Goodell chose to devote chapters to the conditions in Venice, New York City, and Miami, because those cities already have critical issues with sea level even before the coming rise has become significant.  Flooding is frequent in both Miami and Venice when tides are particularly high.  New York City suffered considerably from the storm surge from Hurricane Sandy.  Surely cities already contending with major ocean-related issues will recognize the need to plan for the time when their current problems are extended to include a several foot increase in sea level?  We shall see.

Venice’s official concerns with the sea arise not from the recent rise in flooding events, but with a massive storm from over fifty years ago.  Venice is built in a lagoon with a passage to the open sea.

“On November 4, 1966, gale-force winds in the Adriatic Sea pushed a wall of water into the lagoon.  Venetians awoke to find their city under five or six feet of water.  Electricity was cut, heating-oil tanks swamped, ground floors submerged.  Strong winds kept the water in the city for the entire day.  When it finally retreated, it left the city full of broken furniture, wet garbage, dead animals, and raw sewage.  Miraculously, no one died.”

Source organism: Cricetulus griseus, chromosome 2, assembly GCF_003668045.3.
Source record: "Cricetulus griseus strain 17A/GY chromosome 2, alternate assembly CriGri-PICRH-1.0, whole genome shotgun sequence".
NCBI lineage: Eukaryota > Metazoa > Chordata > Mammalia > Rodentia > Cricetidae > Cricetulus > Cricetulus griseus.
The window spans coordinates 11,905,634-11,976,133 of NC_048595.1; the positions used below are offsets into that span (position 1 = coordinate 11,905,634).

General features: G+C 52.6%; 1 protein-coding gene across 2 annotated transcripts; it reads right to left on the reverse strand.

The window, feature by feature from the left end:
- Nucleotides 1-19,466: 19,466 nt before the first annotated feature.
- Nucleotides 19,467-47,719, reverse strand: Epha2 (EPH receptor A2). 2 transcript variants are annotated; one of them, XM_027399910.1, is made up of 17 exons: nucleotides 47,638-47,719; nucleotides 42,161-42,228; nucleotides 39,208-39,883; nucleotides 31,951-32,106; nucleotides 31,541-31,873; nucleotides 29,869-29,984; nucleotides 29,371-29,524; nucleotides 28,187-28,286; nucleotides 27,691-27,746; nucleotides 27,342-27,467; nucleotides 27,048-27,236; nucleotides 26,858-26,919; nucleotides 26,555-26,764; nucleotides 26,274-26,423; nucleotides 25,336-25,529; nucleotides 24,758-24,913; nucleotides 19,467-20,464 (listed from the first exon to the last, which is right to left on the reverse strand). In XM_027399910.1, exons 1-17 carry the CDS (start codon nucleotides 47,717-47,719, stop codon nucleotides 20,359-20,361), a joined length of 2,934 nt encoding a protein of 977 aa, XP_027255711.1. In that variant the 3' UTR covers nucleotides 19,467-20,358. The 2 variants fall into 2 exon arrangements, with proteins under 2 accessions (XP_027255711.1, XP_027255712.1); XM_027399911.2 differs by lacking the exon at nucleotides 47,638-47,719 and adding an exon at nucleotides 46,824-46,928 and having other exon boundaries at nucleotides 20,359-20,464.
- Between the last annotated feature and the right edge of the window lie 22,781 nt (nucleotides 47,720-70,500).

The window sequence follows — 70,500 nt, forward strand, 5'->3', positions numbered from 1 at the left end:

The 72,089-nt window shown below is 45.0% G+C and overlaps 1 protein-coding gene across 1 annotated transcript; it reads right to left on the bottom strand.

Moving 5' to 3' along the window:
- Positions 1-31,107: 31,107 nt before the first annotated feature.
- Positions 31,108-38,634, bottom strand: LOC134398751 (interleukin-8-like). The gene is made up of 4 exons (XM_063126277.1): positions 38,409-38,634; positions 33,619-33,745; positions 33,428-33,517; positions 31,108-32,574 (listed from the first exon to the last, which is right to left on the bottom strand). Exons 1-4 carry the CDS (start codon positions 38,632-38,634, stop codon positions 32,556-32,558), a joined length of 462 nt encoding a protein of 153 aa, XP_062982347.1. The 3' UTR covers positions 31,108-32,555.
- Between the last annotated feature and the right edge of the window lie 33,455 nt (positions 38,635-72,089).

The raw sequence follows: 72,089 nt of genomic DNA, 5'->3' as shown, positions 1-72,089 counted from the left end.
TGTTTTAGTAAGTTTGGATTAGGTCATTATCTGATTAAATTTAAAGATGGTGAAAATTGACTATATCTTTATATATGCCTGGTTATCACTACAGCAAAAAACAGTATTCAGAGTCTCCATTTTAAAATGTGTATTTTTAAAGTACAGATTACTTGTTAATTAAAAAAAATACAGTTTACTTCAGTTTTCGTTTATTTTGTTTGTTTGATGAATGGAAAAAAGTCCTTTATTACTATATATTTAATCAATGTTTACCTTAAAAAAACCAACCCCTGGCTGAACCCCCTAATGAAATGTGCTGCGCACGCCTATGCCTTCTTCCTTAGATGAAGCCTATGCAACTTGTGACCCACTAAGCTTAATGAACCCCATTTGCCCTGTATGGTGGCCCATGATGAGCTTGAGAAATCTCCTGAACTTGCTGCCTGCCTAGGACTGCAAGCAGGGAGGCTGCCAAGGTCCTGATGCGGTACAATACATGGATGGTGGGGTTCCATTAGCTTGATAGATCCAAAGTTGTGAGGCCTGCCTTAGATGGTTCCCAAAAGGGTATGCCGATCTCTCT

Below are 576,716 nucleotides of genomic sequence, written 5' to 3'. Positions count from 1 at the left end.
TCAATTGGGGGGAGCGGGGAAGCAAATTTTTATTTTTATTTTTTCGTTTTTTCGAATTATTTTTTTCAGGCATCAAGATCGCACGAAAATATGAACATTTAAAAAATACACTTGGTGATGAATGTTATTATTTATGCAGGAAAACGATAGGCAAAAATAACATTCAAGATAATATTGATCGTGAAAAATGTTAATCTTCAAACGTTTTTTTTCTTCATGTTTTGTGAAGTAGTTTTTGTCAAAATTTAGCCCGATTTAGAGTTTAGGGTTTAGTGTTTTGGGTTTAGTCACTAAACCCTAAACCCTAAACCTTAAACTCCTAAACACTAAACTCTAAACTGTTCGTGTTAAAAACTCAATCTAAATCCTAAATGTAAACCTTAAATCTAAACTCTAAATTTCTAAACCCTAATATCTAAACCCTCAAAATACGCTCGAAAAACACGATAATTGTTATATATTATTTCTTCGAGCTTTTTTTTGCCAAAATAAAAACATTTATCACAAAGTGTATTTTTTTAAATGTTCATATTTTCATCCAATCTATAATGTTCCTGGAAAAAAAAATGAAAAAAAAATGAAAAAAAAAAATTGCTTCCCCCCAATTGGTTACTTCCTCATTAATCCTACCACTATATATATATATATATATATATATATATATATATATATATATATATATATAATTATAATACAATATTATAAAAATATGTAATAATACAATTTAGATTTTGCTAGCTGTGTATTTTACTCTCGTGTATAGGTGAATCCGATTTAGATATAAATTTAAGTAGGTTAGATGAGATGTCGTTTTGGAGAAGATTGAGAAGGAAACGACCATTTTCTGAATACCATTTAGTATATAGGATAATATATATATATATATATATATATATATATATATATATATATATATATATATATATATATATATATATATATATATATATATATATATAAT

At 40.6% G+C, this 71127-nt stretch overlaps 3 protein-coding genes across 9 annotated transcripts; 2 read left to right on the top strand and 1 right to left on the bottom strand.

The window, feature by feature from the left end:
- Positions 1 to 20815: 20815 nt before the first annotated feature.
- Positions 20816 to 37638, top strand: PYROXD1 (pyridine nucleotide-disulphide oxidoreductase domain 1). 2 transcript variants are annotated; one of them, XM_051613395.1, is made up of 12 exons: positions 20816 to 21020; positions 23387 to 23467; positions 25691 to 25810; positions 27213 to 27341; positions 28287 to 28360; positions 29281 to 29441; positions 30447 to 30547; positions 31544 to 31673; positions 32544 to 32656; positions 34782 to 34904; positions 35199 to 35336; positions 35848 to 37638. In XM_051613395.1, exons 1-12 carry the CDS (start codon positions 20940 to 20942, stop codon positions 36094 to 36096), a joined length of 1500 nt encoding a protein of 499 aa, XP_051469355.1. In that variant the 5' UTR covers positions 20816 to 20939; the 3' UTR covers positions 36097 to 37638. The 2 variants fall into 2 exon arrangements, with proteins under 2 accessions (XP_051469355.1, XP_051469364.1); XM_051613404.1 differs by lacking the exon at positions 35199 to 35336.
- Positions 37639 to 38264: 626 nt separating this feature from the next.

Clearly such an event was intolerable and must be prevented from happening again.  A number of solutions were considered before finally selecting one for funding (the MOSE barrier).  The idea was to put floatable barriers at each of the three inlets to the lagoon.  When not needed, the barriers would be filled with water and sink to the bottom.  When needed, air would be pumped in and they would rise and form a barrier.  That is way too simple a description for a very complex engineering problem, but that is basically what happens—or what is supposed to happen.  At the time of Goodell’s writing it was hoped to become operational in 2018.  As of yet, it has not happened.